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“A Litany of She” affirms the worth of the marginalized


A Black woman with short cropped silver hair smiles at the camera, lips closed. She is wearing tortoise-shell glasses and a royal blue top.
Author Davida Kilgore

The new book of poetry “A Litany of She” explores the experience of marginalization across race, gender, and ability.


Author Davida Kilgore says the book is inspired by her own journey empowering herself against social norms. Kilgore says she was diagnosed with bipolar disorder as an adult, but because it’s a largely invisible illness, people didn’t treat her any differently. She says it was after a knee surgery, when she was placed in a wheelchair before recovering enough to use a walker, that people’s behavior toward her changed. 


“And that started influencing my writing,” said Kilgore. 


As a Black woman, Kilgore says these experiences only added to her deep sense of marginalization. Kilgore says “A Litany of She” is part of her attempt to redefine the labels that reduced her sense of self.


“I don't even call them disabilities anymore. I call them 'different-abilities.' Because ‘dis’ means to negate something,” said Kilgore. “I'm a Black, fat, differently-abled, mother, grandmother, great-grandmother, soothsayer, intuitive, empathic, superstitious writer.” 


Kilgore says her chapbook challenges the norms of what society says marginalized identities deserve, while celebrating character differences, advocating for equality, and amplifying silenced voices. 


For example, a portion of the book highlights a relationship between characters “Sheila” and “Jiminy Cricket," which is threatened by another female character, “She.”


“Sheila has a disability that prevents her from walking, and so she has to be really careful where they go out on dates. And then they make love, but she has to be really careful about that, too. Whereas ‘She’ is representing all the females who are after somebody else's man,” said Kilgore.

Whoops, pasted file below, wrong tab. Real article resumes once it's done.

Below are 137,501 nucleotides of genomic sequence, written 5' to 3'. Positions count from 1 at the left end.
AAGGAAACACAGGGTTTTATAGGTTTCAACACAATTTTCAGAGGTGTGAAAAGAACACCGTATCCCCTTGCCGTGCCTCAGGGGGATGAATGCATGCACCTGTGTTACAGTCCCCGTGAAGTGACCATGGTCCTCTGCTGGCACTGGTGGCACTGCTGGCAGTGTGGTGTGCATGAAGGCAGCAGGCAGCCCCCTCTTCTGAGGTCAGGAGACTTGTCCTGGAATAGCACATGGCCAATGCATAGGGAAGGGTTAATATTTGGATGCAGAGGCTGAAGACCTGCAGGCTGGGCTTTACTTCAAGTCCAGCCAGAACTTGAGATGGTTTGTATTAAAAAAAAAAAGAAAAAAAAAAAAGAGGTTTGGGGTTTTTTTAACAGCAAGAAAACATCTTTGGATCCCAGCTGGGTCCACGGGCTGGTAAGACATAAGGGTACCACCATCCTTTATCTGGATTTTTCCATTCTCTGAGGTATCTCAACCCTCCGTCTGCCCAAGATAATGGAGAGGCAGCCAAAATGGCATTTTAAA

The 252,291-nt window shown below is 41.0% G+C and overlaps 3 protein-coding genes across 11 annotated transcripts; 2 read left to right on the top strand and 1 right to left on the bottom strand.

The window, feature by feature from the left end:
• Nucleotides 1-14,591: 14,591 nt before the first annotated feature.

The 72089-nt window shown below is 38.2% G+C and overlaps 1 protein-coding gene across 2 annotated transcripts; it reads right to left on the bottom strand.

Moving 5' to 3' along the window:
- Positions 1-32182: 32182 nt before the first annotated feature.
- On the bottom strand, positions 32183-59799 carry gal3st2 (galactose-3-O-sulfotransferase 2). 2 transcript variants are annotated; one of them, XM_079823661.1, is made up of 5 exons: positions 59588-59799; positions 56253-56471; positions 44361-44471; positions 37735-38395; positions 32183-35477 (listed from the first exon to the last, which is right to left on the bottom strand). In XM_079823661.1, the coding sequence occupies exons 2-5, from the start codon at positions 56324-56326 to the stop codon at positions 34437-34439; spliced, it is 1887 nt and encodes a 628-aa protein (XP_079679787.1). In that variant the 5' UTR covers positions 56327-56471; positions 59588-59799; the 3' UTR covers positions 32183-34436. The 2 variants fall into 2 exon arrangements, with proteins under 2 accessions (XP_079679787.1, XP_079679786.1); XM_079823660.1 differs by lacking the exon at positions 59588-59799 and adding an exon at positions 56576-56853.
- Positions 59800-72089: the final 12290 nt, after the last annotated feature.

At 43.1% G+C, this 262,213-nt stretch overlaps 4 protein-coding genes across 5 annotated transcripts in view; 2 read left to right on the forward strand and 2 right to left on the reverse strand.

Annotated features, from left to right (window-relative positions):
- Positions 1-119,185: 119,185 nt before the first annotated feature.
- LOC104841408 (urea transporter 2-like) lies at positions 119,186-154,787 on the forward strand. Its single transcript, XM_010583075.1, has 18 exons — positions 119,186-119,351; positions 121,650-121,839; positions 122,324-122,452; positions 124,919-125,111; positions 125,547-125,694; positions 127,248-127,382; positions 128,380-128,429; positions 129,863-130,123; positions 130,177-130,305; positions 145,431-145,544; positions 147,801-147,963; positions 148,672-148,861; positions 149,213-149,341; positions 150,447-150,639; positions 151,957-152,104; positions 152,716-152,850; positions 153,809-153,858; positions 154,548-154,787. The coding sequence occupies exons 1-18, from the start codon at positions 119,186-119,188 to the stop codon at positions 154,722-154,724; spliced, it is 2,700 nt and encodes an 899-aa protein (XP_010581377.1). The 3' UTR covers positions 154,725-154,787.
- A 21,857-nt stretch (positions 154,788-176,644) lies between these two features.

Kilgore says this dynamic is less about a love triangle, and more about how being disabled doesn’t make you any less desirable.


“And he [Jiminy Cricket] really loves Sheila. So that's that point,” said Kilgore.


Kilgore says the book features three storylines with themes of love and relationship. She says the poems are love letters to those who can relate to feeling stripped of value in society.


text of a poem
Excerpt of Davida Kilgore's poem "Zenobia Writes About Her Spiritual Death and Becoming"

Kilgore’s work has been acknowledged both locally and nationally. She is the author of a short story collection Last Summer, and editor of an award-winning book of poetry, The Palm of My Heart: Poetry by African American Children written by children she taught in afterschool programs in St. Paul and Minneapolis.  Her work has been produced by SteppingStone Theatre, read on Broadway at Symphony Space, adapted for film, and published nationally and internationally.  Davida’s fiction recently appeared in the Water~Stone Review and midnight & indigo; her monologues appeared in 2022 Best Women’s Stage Monologues and 2022 Best Men’s Stage Monologues; and her poetry appeared in Blue Collar Review and in the anthology Let the Black Women Say Asé


“But I don't consider myself a poet," said Kilgore. "I write poetry, but a poet to me is so lofty, so elevated… I wouldn't put myself there. I just happen to write things that turn out to be poems.”


“A Litany of She” is available for pre-order.

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